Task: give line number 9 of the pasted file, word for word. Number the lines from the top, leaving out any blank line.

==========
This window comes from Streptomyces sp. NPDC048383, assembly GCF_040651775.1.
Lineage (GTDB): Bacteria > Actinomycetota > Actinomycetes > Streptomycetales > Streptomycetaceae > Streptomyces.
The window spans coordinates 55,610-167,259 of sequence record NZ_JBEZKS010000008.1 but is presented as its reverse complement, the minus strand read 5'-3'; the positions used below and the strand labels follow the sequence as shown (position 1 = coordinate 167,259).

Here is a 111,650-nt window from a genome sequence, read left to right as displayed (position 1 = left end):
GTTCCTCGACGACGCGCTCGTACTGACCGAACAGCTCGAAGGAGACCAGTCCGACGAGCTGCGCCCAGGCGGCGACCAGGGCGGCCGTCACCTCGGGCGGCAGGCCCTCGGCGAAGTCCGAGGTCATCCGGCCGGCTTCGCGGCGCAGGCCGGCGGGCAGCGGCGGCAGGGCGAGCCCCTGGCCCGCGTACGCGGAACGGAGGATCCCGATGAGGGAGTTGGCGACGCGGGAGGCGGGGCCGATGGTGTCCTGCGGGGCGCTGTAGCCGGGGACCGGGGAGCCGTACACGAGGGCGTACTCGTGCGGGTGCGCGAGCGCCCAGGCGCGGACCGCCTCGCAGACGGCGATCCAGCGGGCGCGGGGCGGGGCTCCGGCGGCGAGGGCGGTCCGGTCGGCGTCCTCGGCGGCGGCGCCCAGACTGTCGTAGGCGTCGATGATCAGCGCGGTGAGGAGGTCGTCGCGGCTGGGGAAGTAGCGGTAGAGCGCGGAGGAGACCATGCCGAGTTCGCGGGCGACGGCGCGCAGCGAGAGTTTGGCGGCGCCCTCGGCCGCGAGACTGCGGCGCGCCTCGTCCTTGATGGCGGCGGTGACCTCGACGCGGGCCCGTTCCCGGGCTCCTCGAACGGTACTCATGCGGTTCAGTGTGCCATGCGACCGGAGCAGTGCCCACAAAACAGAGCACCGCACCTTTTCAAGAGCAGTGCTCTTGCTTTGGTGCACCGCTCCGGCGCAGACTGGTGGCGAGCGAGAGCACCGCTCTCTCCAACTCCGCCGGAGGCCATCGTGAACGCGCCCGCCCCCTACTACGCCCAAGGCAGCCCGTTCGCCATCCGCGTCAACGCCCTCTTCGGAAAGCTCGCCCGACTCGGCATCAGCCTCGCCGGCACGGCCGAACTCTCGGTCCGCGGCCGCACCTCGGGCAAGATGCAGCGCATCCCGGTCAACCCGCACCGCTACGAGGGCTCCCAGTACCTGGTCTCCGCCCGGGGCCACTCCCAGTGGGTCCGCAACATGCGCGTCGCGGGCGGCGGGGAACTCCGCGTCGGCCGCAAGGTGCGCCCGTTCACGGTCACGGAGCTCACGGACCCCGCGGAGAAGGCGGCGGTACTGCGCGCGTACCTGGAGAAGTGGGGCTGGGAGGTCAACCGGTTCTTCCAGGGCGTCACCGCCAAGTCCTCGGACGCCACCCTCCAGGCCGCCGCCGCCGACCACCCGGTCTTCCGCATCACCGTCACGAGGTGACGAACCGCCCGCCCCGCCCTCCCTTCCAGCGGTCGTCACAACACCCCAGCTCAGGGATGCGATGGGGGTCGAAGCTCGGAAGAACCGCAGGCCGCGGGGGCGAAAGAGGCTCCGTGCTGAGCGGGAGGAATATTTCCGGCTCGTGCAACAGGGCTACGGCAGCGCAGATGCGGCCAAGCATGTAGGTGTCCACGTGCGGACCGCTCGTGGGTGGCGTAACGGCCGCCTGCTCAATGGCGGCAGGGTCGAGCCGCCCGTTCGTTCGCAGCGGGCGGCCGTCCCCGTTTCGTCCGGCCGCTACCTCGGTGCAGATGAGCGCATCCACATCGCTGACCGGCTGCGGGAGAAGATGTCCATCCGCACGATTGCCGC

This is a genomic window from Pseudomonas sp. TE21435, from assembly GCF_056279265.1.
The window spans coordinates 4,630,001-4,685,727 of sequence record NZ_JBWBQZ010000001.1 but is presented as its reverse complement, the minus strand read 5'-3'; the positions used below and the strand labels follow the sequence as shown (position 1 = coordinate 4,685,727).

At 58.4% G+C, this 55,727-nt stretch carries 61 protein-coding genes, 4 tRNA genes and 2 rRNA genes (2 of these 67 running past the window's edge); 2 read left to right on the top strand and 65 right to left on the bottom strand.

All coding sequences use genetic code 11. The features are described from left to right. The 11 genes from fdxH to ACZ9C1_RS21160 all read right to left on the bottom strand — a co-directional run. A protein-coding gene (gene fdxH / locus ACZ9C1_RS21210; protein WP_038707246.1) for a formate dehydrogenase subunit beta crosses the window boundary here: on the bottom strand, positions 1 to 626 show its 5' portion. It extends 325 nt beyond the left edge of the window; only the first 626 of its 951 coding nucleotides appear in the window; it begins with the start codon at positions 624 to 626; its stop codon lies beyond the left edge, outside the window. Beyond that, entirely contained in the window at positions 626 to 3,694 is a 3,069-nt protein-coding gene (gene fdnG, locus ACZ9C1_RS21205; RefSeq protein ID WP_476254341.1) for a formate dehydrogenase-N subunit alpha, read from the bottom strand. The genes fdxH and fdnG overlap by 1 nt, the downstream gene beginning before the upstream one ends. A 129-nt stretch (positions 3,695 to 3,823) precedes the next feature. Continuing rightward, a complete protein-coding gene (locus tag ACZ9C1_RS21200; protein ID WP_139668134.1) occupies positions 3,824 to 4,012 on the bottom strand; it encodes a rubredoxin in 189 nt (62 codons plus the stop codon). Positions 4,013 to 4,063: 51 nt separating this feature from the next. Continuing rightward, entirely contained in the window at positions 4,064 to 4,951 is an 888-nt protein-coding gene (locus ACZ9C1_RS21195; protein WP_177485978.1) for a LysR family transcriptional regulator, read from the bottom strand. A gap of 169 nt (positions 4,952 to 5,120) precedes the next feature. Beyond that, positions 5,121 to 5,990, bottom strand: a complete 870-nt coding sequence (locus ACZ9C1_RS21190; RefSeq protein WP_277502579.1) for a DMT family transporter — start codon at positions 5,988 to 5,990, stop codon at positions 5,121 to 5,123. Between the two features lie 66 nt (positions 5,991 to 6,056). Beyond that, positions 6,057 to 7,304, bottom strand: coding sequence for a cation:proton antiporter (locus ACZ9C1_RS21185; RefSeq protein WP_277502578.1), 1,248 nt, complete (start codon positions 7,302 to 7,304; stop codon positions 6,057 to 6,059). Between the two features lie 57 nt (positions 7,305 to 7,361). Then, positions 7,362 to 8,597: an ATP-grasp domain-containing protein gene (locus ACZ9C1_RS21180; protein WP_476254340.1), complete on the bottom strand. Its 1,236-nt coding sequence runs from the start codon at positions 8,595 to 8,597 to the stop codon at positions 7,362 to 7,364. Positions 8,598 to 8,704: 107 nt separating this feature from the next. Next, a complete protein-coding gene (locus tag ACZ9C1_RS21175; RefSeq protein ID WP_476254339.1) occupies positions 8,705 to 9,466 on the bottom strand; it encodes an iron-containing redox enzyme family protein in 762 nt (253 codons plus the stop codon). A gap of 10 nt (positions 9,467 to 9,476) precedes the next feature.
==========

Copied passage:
All coding sequences use genetic code 11. The features are described from left to right. The 11 genes from fdxH to ACZ9C1_RS21160 all read right to left on the bottom strand — a co-directional run. A protein-coding gene (gene fdxH / locus ACZ9C1_RS21210; protein WP_038707246.1) for a formate dehydrogenase subunit beta crosses the window boundary here: on the bottom strand, positions 1 to 626 show its 5' portion. It extends 325 nt beyond the left edge of the window; only the first 626 of its 951 coding nucleotides appear in the window; it begins with the start codon at positions 624 to 626; its stop codon lies beyond the left edge, outside the window. Beyond that, entirely contained in the window at positions 626 to 3,694 is a 3,069-nt protein-coding gene (gene fdnG, locus ACZ9C1_RS21205; RefSeq protein ID WP_476254341.1) for a formate dehydrogenase-N subunit alpha, read from the bottom strand. The genes fdxH and fdnG overlap by 1 nt, the downstream gene beginning before the upstream one ends. A 129-nt stretch (positions 3,695 to 3,823) precedes the next feature. Continuing rightward, a complete protein-coding gene (locus tag ACZ9C1_RS21200; protein ID WP_139668134.1) occupies positions 3,824 to 4,012 on the bottom strand; it encodes a rubredoxin in 189 nt (62 codons plus the stop codon). Positions 4,013 to 4,063: 51 nt separating this feature from the next. Continuing rightward, entirely contained in the window at positions 4,064 to 4,951 is an 888-nt protein-coding gene (locus ACZ9C1_RS21195; protein WP_177485978.1) for a LysR family transcriptional regulator, read from the bottom strand. A gap of 169 nt (positions 4,952 to 5,120) precedes the next feature. Beyond that, positions 5,121 to 5,990, bottom strand: a complete 870-nt coding sequence (locus ACZ9C1_RS21190; RefSeq protein WP_277502579.1) for a DMT family transporter — start codon at positions 5,988 to 5,990, stop codon at positions 5,121 to 5,123. Between the two features lie 66 nt (positions 5,991 to 6,056). Beyond that, positions 6,057 to 7,304, bottom strand: coding sequence for a cation:proton antiporter (locus ACZ9C1_RS21185; RefSeq protein WP_277502578.1), 1,248 nt, complete (start codon positions 7,302 to 7,304; stop codon positions 6,057 to 6,059). Between the two features lie 57 nt (positions 7,305 to 7,361). Then, positions 7,362 to 8,597: an ATP-grasp domain-containing protein gene (locus ACZ9C1_RS21180; protein WP_476254340.1), complete on the bottom strand. Its 1,236-nt coding sequence runs from the start codon at positions 8,595 to 8,597 to the stop codon at positions 7,362 to 7,364. Positions 8,598 to 8,704: 107 nt separating this feature from the next. Next, a complete protein-coding gene (locus tag ACZ9C1_RS21175; RefSeq protein ID WP_476254339.1) occupies positions 8,705 to 9,466 on the bottom strand; it encodes an iron-containing redox enzyme family protein in 762 nt (253 codons plus the stop codon). A gap of 10 nt (positions 9,467 to 9,476) precedes the next feature.